National Park; Dzūkijakhatib
Dzūkija National Park is the largest protected area in Lithuania (697 km2) and the country’s most extensive forest (91% of the park area is forested, mainly with pines).
In order to preserve the unique natural and cultural features of the Dzūkija ethnocultural region, a dense network of protected territories has been formed in the Park’s territory. The Park is divided into four functional zones: conservational, protective, recreational, and economic (commercial). The conservational zone, which occupies an area of 26,580 hectares (47.5% of the park’s territory), consists of three reservations and 28 reserves: eight landscape reserves, 16 nature reserves, and four cultural reserves.
The strictest protective rules are applied in the three nature reserves, the total area of which is 2,080 hectares. No economic (commercial) activity is permitted there.
The largest single part of the Park in terms of area is composed of landscape reserves, which occupy 13,060 hectares. They protect not only the Park’s most valuable landscapes, but also habitat for animals and plants as well as ethnographic villages.
Nature reserves occupy 10,600 hectares. They differ from landscape reserves in that greater emphasis is placed on preservation of separate landscape components (terrain, plants, animals).
During the Soviet occupation (1944-1990) the Forest became a “home” to thousands of people forced out of their villages who joined the guerilla campaign for Lithuanian freedom. Massive woods provided shelter for years but sadly the partisans were defeated by late 1950s. Graves and crumbling entrenchments are their sole remains.
The largest single part of the Park in terms of area is composed of landscape reserves, which occupy 13,060 hectares. They protect not only the park’s most valuable landscapes, but also habitat for animals and plants as well as ethnographic villages.
The most valuable segments of the largest rivers in the Park have been declared reserves. The Nemunas reserve includes the middle reaches of the Nemunas Valley between Merkinė and Krikštonys with its unique geomorphological and hydrographic elements (washes, islands, cliffs, and river shoals), distinctive villages, archaeological sites, and biological communities inhabiting the forested washes.
The Liškiava reserve protects one of the most picturesque bends of the Nemunas in Lithuania, with especially valuable historic hill-forts, an architectural monastery ensemble, and unique geomorphological complexes, including the Nemunas terrain carved by washes and the valley formed by the Krūčius stream.
The Merkys reserve, which includes the entire valley of the lower reaches of the Merkys river located within the Park as well as the lower reaches of the Skroblus, is valuable not only as an outstanding example of a valley landscape with its distinctive villages of forest Dzūkai and archaeological finds. On the south-facing slopes of the junction of the Merkys and Nemunas, unique communities of steppe meadows remain, while in the flood-meadows corn crakes may be seen and along the rivers one may find the European kingfisher, goosander (Mergus merganser), and otters hunting for their next meal.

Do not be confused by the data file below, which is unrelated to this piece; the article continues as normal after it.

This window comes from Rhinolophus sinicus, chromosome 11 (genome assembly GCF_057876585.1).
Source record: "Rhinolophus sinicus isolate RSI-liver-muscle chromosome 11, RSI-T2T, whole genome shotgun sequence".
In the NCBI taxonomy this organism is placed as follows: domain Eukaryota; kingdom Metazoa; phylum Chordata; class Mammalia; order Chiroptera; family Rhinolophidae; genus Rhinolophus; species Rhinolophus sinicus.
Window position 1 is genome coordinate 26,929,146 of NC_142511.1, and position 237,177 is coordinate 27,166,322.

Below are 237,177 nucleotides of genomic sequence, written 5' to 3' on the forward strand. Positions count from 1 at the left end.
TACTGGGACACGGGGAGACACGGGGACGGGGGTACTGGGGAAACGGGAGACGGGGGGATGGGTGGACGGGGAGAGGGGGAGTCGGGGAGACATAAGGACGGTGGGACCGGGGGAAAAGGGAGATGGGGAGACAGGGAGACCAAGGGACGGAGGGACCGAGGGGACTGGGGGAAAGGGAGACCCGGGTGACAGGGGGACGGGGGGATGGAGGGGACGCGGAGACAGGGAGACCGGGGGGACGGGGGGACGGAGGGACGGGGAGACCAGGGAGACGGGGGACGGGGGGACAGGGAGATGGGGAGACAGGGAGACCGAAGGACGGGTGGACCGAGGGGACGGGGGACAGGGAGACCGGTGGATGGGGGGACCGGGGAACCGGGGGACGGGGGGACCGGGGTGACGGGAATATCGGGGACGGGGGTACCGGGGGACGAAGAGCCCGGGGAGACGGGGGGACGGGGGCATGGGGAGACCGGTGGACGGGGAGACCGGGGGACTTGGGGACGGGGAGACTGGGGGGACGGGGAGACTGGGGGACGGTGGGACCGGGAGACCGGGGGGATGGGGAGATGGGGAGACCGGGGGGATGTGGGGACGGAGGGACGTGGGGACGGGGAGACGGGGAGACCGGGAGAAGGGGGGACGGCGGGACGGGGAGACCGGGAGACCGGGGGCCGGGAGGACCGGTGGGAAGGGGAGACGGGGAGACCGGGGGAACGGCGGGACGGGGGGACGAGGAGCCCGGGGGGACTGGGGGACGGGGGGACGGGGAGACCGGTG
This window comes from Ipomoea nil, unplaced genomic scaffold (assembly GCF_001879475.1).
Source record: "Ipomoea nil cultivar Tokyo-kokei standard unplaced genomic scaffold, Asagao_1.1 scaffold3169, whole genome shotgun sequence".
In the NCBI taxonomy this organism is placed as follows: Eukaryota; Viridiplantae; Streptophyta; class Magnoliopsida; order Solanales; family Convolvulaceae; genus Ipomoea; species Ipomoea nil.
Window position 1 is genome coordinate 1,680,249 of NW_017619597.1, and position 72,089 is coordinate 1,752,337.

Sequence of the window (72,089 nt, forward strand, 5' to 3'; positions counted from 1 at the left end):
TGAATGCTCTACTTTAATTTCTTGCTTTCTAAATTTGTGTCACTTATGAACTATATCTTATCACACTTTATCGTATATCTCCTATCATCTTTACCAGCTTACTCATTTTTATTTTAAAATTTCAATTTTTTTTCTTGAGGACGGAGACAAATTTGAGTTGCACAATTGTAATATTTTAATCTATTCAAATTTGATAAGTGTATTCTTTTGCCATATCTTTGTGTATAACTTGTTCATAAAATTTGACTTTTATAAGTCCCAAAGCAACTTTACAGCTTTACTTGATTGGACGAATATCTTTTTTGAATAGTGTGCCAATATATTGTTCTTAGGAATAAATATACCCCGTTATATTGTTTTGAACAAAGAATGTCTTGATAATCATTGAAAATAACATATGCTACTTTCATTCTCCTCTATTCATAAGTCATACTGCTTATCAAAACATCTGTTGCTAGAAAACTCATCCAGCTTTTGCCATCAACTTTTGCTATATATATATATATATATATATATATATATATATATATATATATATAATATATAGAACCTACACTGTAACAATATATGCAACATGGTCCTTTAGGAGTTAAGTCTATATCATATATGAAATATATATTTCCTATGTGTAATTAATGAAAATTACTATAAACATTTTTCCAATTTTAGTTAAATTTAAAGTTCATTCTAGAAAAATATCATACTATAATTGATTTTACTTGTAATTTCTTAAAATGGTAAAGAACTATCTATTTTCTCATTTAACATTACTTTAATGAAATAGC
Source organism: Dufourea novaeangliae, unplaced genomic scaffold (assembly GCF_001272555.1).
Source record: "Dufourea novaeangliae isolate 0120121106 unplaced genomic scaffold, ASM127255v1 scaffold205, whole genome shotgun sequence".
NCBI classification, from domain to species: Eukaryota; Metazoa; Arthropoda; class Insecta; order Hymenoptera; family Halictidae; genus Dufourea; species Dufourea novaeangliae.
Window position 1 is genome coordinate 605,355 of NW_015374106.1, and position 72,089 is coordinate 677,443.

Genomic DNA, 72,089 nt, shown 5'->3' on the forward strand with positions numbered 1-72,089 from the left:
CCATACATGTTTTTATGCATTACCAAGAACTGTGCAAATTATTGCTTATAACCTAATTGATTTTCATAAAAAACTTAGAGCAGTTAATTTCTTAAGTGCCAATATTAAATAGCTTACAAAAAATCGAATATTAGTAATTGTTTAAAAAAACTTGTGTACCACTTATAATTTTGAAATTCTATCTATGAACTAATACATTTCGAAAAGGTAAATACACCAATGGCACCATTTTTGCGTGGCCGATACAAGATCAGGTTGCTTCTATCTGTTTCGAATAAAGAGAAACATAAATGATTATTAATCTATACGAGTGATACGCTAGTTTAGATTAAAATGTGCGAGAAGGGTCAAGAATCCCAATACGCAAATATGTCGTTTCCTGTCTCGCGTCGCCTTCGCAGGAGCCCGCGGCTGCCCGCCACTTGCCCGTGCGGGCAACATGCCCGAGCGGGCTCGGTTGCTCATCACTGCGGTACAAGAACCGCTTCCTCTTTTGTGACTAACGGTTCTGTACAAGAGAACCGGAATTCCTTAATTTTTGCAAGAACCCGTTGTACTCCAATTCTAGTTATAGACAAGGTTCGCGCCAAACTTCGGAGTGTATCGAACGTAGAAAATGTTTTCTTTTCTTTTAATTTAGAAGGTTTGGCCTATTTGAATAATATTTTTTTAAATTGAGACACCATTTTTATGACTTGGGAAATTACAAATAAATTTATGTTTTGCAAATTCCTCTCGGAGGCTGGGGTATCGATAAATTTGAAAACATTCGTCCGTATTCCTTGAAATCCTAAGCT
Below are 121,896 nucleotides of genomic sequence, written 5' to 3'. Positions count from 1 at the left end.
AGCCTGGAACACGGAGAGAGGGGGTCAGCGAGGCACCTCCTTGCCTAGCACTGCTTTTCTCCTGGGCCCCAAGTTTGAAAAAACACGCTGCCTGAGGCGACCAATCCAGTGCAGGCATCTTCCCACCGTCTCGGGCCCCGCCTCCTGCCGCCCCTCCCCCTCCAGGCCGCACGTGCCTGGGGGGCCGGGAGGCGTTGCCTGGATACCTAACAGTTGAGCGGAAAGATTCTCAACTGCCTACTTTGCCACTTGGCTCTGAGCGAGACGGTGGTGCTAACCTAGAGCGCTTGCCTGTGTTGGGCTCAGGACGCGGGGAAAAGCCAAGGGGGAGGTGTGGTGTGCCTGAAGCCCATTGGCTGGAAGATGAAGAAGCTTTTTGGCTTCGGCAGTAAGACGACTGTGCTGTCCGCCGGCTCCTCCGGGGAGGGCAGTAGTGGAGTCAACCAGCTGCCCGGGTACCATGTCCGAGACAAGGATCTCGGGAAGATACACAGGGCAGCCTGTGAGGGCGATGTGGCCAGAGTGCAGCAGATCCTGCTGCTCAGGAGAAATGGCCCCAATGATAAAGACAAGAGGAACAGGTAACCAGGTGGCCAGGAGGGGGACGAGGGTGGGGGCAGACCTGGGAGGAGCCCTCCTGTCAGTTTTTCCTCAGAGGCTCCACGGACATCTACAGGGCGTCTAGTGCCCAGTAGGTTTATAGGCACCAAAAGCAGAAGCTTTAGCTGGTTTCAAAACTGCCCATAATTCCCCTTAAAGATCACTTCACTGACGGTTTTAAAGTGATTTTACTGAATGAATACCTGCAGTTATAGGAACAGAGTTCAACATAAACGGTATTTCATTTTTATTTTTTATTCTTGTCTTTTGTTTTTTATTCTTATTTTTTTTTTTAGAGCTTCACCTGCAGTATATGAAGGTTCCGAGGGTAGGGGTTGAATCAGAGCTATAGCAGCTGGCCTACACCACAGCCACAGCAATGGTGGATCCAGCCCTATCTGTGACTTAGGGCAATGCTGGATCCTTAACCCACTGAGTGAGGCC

Perhaps the most beautiful reserve in the Park is the Ūla reserve, which includes the entire portion of the Ūla river valley located within the Park, with its ethnographic villages of Zervynai, Mančiagirė, Žiūrai, Trakiškiai, and Paūliai, ever-changing outcrops, scenic river-bends, and the distinctive flora and fauna of the spring-fed lower slopes, dry meadows, and slopes.
The Kapiniškiai reserve includes the unique headwaters of the Skroblus stream and its upper reaches with abundant springs, its wide valley with a distinctive structure of land-use by the homesteads belonging to the village of Kapiniškiai, and the ethnographically valuable village of Margionys. Very distinctive communities of plants have formed on alkaline soil in the Skroblus valley, and many protected species of plants and insects are found there. An entirely different landscape is preserved in the Lizdai reserve in the northwestern part of the Park: a picturesque chain of moraine hills with deep thermokarst (kettle) lakes, the Lizdai, Galvinis, and Bedugnis lakes, valuable lakeside bogs, and the Stone Age camp of Ežerynas.
There are also many archaeological sites in the Glynas reserve, which includes Glynas lake, a picturesque lake formed by glacial meltwater in the northern part of the Park, the Glynupis stream, and a complex of five ancient settlements.
These occupy only 860 hectares of the Park, and are divided into two ethnocultural reserves, one townscape reserve and one memorial reserve. Other valuable villages, such as Dubininkas, Lynežeris, Zervynos, Kapiniškės, or Liškiava, fall within other protected areas and are regulated according to separate rules
The Musteika ethnocultural reserve includes the village of Musteika in the southern part of the Park as well as its surroundings. Its purpose is to preserve the planned spatial structure, ethnic traditions, and traditional way of life of one of the most ethnographically valuable and best-preserved forest Dzūkai villages. The planned spatial structure and ethnic traditions of the river Dzūkai villages is represented by the Žiogeliai ethnocultural reserve in the southwestern part of the Park. In order to preserve the historic town of Merkinė, the Merkinė townscape reserve was established, protecting and exhibiting the town’s planned spatial structure, its central square, buildings, church, and hill-fort.
The Subartonys memorial reserve is also located in the Park, to protect and exhibit the homestead of the writer Vincas Krėvė Mickevičius, the museum-house, cemetery, and other places connected with the writer.